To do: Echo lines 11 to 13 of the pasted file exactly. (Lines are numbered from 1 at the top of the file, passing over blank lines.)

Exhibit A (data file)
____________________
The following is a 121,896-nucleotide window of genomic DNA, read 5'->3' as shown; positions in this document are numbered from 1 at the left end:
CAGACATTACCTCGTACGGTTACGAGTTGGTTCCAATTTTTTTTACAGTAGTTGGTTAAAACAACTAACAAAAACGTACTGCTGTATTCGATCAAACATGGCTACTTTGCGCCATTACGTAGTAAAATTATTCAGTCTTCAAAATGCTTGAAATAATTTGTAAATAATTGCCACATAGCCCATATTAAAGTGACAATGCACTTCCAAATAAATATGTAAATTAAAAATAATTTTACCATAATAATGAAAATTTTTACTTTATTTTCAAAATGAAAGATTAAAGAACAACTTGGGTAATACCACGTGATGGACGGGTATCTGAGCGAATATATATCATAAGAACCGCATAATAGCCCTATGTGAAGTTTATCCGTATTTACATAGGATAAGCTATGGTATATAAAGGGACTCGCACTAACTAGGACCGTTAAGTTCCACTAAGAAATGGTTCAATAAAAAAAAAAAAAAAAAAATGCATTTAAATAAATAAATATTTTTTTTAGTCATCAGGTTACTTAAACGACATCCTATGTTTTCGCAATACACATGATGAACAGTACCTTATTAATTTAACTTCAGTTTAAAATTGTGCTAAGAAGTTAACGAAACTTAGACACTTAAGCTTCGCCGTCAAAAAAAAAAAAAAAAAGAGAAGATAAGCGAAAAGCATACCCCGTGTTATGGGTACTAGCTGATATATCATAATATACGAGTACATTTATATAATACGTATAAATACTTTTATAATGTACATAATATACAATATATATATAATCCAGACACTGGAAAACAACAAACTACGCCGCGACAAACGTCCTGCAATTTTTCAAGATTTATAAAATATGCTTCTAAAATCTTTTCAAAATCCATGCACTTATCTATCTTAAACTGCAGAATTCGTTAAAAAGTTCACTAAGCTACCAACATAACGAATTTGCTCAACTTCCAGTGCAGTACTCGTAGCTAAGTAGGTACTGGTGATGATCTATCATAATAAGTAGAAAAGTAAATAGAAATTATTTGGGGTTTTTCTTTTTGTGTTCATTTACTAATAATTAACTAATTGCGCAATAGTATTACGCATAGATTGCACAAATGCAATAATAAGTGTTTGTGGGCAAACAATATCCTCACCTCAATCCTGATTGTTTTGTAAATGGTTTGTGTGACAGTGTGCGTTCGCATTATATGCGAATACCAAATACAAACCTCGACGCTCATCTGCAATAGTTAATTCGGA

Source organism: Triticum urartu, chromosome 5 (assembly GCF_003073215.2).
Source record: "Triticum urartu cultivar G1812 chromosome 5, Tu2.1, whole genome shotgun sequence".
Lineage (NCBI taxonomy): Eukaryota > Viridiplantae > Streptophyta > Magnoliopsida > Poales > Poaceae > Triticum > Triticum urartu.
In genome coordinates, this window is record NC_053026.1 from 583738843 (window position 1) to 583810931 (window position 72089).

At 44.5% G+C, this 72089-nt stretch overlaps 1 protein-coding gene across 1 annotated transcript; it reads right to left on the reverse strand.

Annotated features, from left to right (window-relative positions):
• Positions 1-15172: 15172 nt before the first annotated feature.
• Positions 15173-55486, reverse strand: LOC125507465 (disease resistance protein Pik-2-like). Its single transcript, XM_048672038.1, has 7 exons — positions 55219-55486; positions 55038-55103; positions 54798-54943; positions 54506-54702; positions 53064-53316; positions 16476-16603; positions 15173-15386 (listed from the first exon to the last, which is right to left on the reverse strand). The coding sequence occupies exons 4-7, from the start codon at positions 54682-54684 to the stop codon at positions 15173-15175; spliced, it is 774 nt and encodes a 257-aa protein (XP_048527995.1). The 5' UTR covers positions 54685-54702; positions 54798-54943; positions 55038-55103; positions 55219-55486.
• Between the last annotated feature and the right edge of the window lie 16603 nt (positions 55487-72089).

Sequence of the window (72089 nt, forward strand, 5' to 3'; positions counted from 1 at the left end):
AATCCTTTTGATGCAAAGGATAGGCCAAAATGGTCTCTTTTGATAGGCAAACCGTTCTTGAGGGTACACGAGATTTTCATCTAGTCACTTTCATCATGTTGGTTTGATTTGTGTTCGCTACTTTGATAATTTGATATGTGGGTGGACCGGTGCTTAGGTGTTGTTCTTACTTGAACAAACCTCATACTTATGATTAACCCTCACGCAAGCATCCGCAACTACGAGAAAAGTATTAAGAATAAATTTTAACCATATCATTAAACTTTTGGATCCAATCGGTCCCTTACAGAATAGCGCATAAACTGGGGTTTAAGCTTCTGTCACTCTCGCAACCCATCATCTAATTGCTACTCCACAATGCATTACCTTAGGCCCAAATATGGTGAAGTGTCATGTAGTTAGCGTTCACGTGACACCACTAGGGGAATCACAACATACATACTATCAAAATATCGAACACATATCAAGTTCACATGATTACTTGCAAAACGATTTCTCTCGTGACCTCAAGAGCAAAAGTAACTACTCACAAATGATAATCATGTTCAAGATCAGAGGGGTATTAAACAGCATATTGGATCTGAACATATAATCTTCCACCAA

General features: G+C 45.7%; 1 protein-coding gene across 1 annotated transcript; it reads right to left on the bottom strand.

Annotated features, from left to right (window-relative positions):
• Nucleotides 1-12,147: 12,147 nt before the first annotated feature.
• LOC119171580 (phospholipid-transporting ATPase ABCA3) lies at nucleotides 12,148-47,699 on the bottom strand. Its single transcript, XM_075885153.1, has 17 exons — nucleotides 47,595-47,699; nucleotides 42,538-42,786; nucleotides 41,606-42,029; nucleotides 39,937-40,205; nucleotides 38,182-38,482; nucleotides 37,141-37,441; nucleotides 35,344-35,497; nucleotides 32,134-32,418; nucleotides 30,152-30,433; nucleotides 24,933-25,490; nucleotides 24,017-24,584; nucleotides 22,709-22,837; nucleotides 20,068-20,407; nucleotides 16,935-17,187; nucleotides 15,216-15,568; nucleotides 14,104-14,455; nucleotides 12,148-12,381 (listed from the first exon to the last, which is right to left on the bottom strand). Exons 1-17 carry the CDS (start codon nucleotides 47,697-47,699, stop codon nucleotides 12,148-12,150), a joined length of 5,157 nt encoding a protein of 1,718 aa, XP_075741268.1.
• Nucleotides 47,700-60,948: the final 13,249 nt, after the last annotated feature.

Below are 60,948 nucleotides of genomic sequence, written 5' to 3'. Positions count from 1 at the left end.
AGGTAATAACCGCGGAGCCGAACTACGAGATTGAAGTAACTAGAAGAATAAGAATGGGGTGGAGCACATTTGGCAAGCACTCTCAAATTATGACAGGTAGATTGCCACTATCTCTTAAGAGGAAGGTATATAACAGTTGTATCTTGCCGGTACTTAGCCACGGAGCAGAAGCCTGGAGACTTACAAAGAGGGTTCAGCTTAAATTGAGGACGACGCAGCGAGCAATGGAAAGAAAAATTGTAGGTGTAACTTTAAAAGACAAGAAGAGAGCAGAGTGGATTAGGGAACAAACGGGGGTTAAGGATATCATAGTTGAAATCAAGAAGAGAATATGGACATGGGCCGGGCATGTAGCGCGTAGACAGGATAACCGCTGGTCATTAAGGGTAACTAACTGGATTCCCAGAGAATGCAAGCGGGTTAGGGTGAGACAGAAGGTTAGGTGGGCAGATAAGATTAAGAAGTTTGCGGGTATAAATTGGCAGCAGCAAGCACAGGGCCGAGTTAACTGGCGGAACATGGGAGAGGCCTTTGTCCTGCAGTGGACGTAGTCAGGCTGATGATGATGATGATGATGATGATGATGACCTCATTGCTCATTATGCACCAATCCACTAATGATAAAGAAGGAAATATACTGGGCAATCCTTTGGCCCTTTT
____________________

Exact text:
• Between the last annotated feature and the right edge of the window lie 16603 nt (positions 55487-72089).

Sequence of the window (72089 nt, forward strand, 5' to 3'; positions counted from 1 at the left end):
AATCCTTTTGATGCAAAGGATAGGCCAAAATGGTCTCTTTTGATAGGCAAACCGTTCTTGAGGGTACACGAGATTTTCATCTAGTCACTTTCATCATGTTGGTTTGATTTGTGTTCGCTACTTTGATAATTTGATATGTGGGTGGACCGGTGCTTAGGTGTTGTTCTTACTTGAACAAACCTCATACTTATGATTAACCCTCACGCAAGCATCCGCAACTACGAGAAAAGTATTAAGAATAAATTTTAACCATATCATTAAACTTTTGGATCCAATCGGTCCCTTACAGAATAGCGCATAAACTGGGGTTTAAGCTTCTGTCACTCTCGCAACCCATCATCTAATTGCTACTCCACAATGCATTACCTTAGGCCCAAATATGGTGAAGTGTCATGTAGTTAGCGTTCACGTGACACCACTAGGGGAATCACAACATACATACTATCAAAATATCGAACACATATCAAGTTCACATGATTACTTGCAAAACGATTTCTCTCGTGACCTCAAGAGCAAAAGTAACTACTCACAAATGATAATCATGTTCAAGATCAGAGGGGTATTAAACAGCATATTGGATCTGAACATATAATCTTCCACCAA